Over the past six months, I’ve been working with my friend and colleague Rich Gower on a report for Tearfund, the Christian development NGO, entitled The Restorative Economy: Completing our Unfinished Millennium Jubilee – and today, the report is finally published. Here’s the summary, and here’s the full report (we also have a comment piece on the Guardian today, which you’ll find here).
The process of writing this report has been especially close to my heart, and has left me at the end feeling that I want to devote much more of my energy to the massive task of movement building and values shifting that lies ahead of us. I’ve been working in and around the multilateral system for nearly a decade, and like many of my friends and colleagues in that world, have frequently felt acute frustration at the postage stamp-sized amount of political space that currently exists for solutions on the scale we need, both internationally and at home in the UK.
This report is an attempt to start thinking about what a new approach to that challenge might look like – across four chapters. The first one sets out a snapshot of where we are: in many ways a golden age for development, but one in which three huge challenges – environmental unsustainability, growing inequality, and the millions and millions of people still left behind as globalisation accelerates apace – remain ours to solve.
In chapter two, Rich and I set out the need for a different theory of influence. Many of us who work in the fight for development, justice, and sustainability have I think been feeling the limits of theories of change that rely primarily on ‘insider lobbying’. We take that here as our starting point for asking what an alternative approach might look like: one that places much more emphasis on how we build new grassroots coalitions, transform values, and tell each other much deeper stories about where we are, how we got here, where we might choose to go next, and who we really are.
Chapter three then explores the potential to discover such deeper stories in theology. All of us witnessed how the biblical idea of jubilee was able to animate a transformative civil society movement fifteen years ago, and proved powerfully resonant far beyond the church groups that formed Jubilee 2000’s core. As someone who worked in the UK government at the point when the 2005 Gleneagles summit concluded its debt relief deal, I still have to pinch myself when I remember that the average low income country’s debt fell from nearly 75% of its GDP in 2000 to just over 25% today – something that happened partly because of politicians, but much more fundamentally because of a coalition of millions of ordinary people, united by a shared story.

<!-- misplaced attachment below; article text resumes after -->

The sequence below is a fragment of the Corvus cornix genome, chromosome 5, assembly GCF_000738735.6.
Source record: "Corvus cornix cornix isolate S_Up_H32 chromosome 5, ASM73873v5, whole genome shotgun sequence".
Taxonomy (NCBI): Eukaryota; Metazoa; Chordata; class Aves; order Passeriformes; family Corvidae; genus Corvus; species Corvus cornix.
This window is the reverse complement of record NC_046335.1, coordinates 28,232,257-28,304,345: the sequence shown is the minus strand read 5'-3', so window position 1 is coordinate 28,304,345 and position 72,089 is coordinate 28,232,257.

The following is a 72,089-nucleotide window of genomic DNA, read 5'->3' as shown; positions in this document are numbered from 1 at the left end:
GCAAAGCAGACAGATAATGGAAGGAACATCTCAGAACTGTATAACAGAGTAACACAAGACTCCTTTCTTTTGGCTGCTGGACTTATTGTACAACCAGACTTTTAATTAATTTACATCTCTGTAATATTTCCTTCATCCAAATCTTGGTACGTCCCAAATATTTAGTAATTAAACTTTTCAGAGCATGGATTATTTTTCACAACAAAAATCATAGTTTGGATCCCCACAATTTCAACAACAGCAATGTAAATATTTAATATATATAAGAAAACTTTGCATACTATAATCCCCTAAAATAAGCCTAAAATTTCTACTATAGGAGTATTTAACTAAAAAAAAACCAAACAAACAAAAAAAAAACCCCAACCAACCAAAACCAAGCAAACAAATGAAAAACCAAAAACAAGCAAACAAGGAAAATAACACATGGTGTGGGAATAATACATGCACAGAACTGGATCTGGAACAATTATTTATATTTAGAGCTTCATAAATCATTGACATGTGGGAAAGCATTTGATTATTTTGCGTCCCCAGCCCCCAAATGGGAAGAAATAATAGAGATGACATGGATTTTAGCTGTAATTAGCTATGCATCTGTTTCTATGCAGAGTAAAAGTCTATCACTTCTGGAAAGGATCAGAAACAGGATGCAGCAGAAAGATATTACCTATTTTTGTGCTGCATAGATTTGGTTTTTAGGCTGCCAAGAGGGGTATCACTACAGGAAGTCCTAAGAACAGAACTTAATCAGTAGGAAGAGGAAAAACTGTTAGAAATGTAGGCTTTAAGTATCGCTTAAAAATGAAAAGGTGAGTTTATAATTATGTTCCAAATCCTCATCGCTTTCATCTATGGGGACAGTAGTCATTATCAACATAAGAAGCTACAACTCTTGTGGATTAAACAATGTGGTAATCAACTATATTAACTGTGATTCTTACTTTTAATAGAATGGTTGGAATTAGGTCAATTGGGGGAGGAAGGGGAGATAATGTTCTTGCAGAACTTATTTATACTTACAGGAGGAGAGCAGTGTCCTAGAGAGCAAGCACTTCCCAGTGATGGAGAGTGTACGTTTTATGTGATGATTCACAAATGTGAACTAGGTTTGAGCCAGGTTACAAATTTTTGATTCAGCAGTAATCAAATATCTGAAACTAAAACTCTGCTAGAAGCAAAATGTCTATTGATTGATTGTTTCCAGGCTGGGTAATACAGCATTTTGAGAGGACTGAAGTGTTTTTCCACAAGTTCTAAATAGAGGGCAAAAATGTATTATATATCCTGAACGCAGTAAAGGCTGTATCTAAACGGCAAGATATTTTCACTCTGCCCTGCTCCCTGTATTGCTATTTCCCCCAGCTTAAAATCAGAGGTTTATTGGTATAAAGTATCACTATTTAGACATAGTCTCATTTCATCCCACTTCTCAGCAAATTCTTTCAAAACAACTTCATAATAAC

In this light, we argue, it’s important to remember that the once-a-generation jubilee festival described in the Old Testament was never about debt relief alone. When you go back to the original texts, as we did at some length in the course of researching this report, you find that they were also about environmental restoration. Ensuring that there was real attentiveness to enabling people living in poverty to meet their basic needs. And ensuring that concentrations of wealth did not build up from one generation to another. All three of these themes are of course fundamental to where we find ourselves today, in 2015. (And as friends working on the post-2015 Sustainable Development Goals will already have spotted, they’re central to that agenda too.)
So in a very real sense, the work we began in 2000 – our millennium jubilee – remains a work in progress. If we can complete it, then our kids will enjoy the kind of future that I know I want for my children – Isabel, 5, and Kit, 2. And in chapter 4, Rich and I set out what we think that would look like in practice.
We argue that it starts with the changes that all of us need to make in our own lives. This is partly because of the direct impact that such changes can have, of course, but we think the main issue here is something to do with the quality of intention that movements exemplify. Wherever movements not only demand but live out the change they want to see in the world, there’s a raw power there that can exert the kind of non-linear effect on politics that progressives so urgently want to see.
But ultimately the decision about the future we want has to be made by all of us collectively, as well as each of us individually. So chapter 4 ends with a ten big ideas for far-reaching policy changes of the kind that we think have this transformative power. The ideas cover a very broad waterfront – from reforming the financial system to global climate policy, and from how we use aid internationally to how our tax system works at home.
We don’t by any means think the proposals we set out are the last word on the subject. But if they can play even just a small part in catalysing a serious conversation, among all of us, about the choices we have in what we bequeath to our kids, then I think I speak for all of Tearfund’s fabulous advocacy team, Rich, and I when I say that we’ll be more than happy with the result.